Protestant Reformed Churches in America Counties (2000) [ Metro Areas | States ]
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The Protestant Reformed Churches in America (PRC) originated as a result of controversy in the Christian Reformed Church in 1924 involving the adoption of the "Three Points of Common Grace." Three ministers and their consistories rejected the doctrine and founded the new denomination in 1926.

Using data from the 1980-2010 Religious Congregations and Membership Studies, this list ranks U.S. counties on the highest total number of adherents and the highest percent of the population in the Protestant Reformed Churches in America. You can sort the list by clicking on the column headings.

Congregational "Adherents" include all full members, their children, and others who regularly attend services. "Percent" is the percentage of the total population that belongs to that denomination. Note: Adherents are sometimes residents of a county different than the location of their congregation.

[ More information on the data source ]

Complete List

Ranking County   [Download CSV]AdherentsPercent
11 Bergen County, New Jersey
27
0
12 Columbia County, Wisconsin
--
--
10 Cook County, Illinois
564
0.01
12 Dewey County, South Dakota
--
--
6 Dodge County, Wisconsin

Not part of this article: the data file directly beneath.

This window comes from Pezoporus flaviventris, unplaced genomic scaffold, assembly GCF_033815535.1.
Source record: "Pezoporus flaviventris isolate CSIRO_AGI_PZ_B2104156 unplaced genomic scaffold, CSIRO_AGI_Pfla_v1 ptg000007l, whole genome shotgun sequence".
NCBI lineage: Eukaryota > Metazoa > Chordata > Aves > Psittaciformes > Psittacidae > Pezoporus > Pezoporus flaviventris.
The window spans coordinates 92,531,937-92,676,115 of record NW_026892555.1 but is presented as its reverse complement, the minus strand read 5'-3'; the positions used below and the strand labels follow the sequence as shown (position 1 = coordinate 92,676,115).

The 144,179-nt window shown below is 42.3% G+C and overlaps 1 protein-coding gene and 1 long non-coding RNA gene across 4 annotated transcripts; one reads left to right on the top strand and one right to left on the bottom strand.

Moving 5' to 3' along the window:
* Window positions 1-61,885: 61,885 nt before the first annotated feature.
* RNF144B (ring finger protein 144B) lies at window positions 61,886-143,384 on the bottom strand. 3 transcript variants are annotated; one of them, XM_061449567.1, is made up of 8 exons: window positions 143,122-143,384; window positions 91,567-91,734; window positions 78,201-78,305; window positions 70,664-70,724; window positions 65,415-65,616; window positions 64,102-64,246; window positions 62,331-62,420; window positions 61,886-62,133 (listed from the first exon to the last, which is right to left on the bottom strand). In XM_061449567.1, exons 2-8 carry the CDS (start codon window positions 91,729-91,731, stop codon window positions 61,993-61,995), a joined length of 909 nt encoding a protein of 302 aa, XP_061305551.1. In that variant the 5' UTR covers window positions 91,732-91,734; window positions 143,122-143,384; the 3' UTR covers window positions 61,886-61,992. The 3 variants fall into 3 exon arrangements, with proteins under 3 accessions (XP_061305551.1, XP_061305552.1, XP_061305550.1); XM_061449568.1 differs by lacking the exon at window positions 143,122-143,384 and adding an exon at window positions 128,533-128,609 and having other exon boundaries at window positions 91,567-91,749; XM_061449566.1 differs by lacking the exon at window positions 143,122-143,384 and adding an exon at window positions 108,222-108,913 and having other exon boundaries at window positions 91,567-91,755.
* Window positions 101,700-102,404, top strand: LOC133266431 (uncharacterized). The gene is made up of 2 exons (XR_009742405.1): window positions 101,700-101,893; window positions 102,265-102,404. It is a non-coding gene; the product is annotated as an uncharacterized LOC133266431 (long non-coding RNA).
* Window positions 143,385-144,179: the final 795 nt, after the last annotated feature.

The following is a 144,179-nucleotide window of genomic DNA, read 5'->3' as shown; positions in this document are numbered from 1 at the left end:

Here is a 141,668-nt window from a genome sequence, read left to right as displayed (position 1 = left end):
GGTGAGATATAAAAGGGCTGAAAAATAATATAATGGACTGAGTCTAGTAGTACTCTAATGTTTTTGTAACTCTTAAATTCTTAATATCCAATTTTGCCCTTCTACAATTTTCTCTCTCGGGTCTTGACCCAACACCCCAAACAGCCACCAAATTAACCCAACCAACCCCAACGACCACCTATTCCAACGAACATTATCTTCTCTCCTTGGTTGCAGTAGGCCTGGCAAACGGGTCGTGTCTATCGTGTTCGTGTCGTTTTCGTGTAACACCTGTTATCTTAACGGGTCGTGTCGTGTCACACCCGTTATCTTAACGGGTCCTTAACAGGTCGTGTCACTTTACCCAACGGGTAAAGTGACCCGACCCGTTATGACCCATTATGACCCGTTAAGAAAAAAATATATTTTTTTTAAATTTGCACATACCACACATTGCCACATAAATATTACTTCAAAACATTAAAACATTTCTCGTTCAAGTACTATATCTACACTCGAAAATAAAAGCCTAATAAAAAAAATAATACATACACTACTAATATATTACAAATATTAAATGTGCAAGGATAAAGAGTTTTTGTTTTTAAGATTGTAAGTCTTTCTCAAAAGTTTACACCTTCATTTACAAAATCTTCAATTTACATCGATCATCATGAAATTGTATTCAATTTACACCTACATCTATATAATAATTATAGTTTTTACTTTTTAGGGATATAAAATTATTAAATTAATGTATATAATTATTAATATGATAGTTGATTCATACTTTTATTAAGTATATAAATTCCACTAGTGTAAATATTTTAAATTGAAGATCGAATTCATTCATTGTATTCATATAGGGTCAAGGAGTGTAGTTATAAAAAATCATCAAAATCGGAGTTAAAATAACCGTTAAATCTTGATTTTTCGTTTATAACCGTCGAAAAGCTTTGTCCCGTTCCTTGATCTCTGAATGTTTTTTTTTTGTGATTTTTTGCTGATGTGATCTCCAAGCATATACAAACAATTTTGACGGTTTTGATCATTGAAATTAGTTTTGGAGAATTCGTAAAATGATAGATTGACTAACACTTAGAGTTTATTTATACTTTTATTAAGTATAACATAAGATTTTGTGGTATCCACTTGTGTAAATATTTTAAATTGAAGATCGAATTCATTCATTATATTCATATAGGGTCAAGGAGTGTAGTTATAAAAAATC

170
0.2
10 DuPage County, Illinois
90
0.01
12 Harris County, Texas
--
--
9 Kalamazoo County, Michigan
68
0.03
5 Kent County, Michigan
2,116
0.37
9 Lake County, Indiana
122
0.03
10 Larimer County, Colorado
24
0.01
1 Lyon County, Iowa
249
2.12
7 Marion County, Iowa
44
0.14
12 Minnehaha County, South Dakota
--
--
4 Ottawa County, Michigan
1,462
0.61
3 Pipestone County, Minnesota
68
0.69
10 San Bernardino County, California
245
0.01
2 Sioux County, Iowa
495
1.57
12 Spokane County, Washington
--
--
8 Whatcom County, Washington
131
0.08
12 Will County, Illinois
--
--


* In an effort to better match the ASARB standards for adherents, a few religious bodies changed the way their adherents were reported in 2010, including Amish groups, Friends groups, Jewish groups, the Church of Jesus Christ of Latter-day Saints, Non-denominational Christian Churches, and the United Methodist Church. This change does not affect any of the data in the newly released 2010 U.S. Religion Census: Religious Congregations & Membership Study. In fact, the data for these groups are now more comparable to that of other bodies than it was in previous decadal reports.

However, the change in methodology can distort assessments on growth or decline between 2000 and 2010 for each of these groups. County-level 2000 data using the new methodology are not readily available. ASARB staff has adjusted some 2000 county-level adherent statistics to allow for a more accurate picture on growth or decline. The revised maps and charts are now available on-line at www.usreligioncensus.org for those who are interested in these trends.

Source

2010 data were collected by the Association of Statisticians of American Religious Bodies (ASARB) and include statistics for 236 religious groups, providing information on the number of their congregations and adherents within each state and county in the United States. Clifford Grammich, Kirk Hadaway, Richard Houseal, Dale E. Jones, Alexei Krindatch, Richie Stanley and Richard H. Taylor supervised the collection. These data originally appeared in 2010 U.S. Religion Census: Religious Congregations & Membership Study, published by the Association of Statisticians of American Religious Bodies (ASARB). [More information on the data collection]